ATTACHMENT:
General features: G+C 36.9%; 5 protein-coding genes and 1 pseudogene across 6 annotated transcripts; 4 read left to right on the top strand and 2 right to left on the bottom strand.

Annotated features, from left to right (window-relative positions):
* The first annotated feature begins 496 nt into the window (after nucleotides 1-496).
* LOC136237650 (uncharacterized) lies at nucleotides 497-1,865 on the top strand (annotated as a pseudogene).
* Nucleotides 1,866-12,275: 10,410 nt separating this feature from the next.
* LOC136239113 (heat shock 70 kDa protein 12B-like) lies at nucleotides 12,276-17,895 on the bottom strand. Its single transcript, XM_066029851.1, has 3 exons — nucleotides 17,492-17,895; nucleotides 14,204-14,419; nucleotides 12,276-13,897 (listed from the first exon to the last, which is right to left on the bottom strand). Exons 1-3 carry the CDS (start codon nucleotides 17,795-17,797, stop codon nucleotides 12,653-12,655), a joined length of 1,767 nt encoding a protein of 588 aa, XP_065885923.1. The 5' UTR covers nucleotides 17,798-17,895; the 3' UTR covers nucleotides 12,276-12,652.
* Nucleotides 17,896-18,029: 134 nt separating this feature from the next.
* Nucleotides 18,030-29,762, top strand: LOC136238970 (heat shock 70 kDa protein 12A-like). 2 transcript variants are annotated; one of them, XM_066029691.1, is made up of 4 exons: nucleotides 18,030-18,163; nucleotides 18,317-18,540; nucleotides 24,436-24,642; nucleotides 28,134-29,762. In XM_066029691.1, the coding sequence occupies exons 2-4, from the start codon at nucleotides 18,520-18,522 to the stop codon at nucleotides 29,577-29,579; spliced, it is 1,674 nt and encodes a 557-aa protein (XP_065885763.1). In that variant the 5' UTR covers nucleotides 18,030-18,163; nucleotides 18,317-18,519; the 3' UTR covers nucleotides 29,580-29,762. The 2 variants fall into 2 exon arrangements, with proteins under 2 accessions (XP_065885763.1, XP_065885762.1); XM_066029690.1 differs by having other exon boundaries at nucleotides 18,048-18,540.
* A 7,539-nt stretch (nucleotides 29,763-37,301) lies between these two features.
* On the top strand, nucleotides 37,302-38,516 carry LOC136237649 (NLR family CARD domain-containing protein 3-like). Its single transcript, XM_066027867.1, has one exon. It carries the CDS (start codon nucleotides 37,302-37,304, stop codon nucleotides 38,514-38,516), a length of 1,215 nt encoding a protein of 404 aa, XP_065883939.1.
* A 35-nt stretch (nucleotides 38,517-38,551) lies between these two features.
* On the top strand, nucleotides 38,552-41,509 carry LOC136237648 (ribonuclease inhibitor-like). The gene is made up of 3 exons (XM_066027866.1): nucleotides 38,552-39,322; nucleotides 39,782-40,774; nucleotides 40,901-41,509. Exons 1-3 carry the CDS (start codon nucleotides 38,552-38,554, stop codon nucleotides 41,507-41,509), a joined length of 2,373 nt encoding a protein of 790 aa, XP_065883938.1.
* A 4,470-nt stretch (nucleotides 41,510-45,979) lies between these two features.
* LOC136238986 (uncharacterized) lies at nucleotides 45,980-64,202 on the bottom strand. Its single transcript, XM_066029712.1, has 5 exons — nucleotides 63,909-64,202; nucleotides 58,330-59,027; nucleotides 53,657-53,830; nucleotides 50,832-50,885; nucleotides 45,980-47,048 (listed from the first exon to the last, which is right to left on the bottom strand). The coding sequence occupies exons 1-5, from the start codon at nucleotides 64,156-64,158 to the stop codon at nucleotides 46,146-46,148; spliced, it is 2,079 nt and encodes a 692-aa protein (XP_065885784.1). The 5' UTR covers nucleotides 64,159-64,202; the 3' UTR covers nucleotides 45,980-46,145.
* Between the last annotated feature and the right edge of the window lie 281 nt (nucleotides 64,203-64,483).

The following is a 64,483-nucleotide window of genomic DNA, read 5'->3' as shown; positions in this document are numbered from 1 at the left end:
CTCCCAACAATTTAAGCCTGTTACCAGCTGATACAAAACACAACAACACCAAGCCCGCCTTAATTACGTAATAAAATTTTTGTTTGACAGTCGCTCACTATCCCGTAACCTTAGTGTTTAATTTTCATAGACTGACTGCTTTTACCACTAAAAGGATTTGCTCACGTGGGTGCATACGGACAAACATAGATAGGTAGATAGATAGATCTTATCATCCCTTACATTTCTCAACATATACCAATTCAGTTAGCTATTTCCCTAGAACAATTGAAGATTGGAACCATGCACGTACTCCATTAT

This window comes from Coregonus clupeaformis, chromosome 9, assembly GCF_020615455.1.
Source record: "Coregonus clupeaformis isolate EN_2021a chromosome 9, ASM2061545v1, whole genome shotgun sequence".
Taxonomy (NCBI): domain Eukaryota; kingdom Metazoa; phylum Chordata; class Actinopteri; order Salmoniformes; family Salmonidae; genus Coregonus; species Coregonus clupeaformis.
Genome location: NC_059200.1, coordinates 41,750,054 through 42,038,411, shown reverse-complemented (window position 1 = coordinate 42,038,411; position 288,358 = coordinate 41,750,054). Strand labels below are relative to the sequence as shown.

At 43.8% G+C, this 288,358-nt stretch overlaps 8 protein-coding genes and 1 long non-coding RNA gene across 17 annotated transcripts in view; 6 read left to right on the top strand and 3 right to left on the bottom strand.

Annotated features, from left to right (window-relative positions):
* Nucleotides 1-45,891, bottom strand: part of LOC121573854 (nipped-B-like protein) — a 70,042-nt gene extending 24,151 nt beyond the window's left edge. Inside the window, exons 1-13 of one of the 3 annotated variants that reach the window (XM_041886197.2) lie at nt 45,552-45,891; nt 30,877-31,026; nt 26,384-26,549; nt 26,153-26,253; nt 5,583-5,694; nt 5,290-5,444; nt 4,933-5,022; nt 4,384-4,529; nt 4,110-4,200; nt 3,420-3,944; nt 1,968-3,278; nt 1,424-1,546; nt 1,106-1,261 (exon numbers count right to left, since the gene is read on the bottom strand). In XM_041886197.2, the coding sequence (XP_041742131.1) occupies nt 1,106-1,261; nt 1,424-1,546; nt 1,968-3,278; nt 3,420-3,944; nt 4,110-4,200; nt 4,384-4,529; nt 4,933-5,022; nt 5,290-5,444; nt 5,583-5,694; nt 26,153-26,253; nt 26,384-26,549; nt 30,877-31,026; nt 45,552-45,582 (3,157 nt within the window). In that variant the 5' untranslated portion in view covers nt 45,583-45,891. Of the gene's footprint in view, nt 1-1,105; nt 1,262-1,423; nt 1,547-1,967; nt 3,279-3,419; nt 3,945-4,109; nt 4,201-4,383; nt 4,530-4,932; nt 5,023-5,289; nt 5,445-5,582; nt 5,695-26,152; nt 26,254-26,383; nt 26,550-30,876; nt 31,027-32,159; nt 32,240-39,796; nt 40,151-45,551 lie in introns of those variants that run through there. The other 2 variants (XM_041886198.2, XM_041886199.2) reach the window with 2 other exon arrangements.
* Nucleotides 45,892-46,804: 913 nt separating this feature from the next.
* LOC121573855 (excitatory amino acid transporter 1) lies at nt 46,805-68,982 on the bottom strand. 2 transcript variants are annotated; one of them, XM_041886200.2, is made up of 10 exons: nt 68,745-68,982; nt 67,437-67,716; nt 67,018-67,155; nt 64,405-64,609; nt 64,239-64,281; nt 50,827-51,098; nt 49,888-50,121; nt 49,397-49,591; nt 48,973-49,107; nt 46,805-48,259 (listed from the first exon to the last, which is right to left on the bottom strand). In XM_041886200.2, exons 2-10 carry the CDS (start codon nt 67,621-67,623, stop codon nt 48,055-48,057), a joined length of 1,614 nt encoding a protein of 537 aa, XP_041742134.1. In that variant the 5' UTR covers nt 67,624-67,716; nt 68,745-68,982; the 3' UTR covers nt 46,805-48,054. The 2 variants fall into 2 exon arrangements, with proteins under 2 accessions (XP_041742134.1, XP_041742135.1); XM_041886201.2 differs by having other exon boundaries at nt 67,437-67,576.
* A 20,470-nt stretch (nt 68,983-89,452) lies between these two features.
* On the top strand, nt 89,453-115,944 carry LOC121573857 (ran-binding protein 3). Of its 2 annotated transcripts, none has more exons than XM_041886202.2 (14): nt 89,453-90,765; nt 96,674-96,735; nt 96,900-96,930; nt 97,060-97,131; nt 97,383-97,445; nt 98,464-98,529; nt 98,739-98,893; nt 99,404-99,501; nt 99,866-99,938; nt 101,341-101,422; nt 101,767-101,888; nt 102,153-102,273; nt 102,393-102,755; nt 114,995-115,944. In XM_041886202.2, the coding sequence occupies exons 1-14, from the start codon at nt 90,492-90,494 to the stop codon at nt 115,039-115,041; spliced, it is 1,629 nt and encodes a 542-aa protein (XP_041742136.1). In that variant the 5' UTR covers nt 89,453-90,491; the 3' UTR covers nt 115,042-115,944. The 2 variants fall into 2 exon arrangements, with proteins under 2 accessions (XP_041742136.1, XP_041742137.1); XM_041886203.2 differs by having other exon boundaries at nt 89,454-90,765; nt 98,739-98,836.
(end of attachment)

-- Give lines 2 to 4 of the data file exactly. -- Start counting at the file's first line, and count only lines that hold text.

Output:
Annotated features, from left to right (window-relative positions):
* The first annotated feature begins 496 nt into the window (after nucleotides 1-496).
* LOC136237650 (uncharacterized) lies at nucleotides 497-1,865 on the top strand (annotated as a pseudogene).